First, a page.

July 07, 2011
by Steven Castle
In comparison to HDTV, smartphones and web-based technology, it’s easy to think that there hasn’t been a lot of technological advancements in surround sound in the past two decades. I mean, after we learned to use fire and realized that multiple speakers were better than two for watching movies, any further improvements were just in the details.
But still, how does a high-quality home theater system from 1993 compare with one from the present day?
In 1993 Electronic House wrote about an “ultimate sound experience with B&W 7-piece THX home cinema Loudspeaker series that retails for $7,000.” The system consisted of three FCM-8 two-way monitors with 6 ½-inch woofers, two SCM-8 dipole surround speakers (53 pounds each) and two PCS-8 12-inch subwoofers (88 pounds each). Our ears might have been happy, but our backs ache just thinking about it.
So what would a comparable system consist of today? B&W doesn’t do THX any longer, but audio industry veteran John Nicoll of Nicoll Public Relations put together a system for us starring B&W’s mid-line CT700 series speakers. Nicoll’s suggested system consists of three CT7.4 LCRS speakers for the front channels, two CT7.5 LCRS speakers for the surround channels and two CT SW12 12-inch subwoofers.
All cones in the CT700 models utilize Blue Kevlar to eliminate reflections from projectors or other bright light sources. And all but the subwoofers employ B&W’s Nautilus tube-loaded tweeter design to absorb unwanted back waves from their high-frequency drivers and promote clarity and detail, as well as its FlowPort turbulence-canceling cabinet vents for improved bass definition and dynamic agility.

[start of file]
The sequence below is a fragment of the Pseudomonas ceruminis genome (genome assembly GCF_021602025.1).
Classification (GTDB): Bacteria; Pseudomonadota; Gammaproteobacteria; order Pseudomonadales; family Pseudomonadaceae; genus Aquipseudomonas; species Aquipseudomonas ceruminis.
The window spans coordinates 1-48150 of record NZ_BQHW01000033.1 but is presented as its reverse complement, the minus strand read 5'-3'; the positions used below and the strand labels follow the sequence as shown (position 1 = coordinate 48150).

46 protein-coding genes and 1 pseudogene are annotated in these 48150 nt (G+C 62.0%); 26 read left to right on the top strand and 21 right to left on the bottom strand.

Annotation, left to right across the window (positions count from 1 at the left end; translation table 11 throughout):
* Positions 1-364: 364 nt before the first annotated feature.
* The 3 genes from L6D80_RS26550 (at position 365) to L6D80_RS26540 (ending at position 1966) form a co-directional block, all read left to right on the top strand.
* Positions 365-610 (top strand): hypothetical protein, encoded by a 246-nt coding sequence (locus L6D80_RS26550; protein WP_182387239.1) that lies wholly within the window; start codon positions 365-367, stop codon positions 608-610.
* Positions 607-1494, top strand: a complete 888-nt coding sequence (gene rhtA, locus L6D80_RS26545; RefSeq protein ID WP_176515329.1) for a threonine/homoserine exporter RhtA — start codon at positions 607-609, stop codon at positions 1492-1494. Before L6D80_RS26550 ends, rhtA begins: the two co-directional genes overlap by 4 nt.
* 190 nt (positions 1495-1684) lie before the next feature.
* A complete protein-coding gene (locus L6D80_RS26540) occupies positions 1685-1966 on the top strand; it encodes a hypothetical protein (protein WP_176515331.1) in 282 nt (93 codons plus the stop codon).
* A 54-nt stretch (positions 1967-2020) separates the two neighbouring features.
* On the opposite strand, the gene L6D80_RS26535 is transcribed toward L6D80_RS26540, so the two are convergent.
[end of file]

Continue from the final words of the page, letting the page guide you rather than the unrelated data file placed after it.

The two-way CT7.4 LCRS (35 pounds) use dual 6-inch Kevlar mid/bass drivers with a 1-inch cloth-dome, Nautilus-loaded tweeter, while the CT7.5 LCRS (25 pounds) substitutes a single 7-inch Kevlar mid/bass unit. The compact, closed-box CT SW12 (a much more back-friendly 33 pounds) utilizes a single very long-throw 12-inch driver composed of a paper/Kevlar composite.
“I put together a system as close to the original THX Home Cinema System as I could,” says Nicoll. “The major difference is that the two rear speakers are not dipoles.” Dipole speakers use two sets of drivers that fire out of phase to create a diffuse and ambient sound.
And the cost?
“Total cost of this system would be $6,200 (less than the $7K for the original THX system) but the outcome is a more versatile, refined sound system incorporating all current B&W technological advancements,” Nicoll states.
The price list from B&W’s 1993 THX Home Cinema System.
Steven Castle is Electronic House's managing editor. he has been writing about consumer electronics, homes and energy efficiency topics for two decades. He is also the co-founder of GreenTech Advocates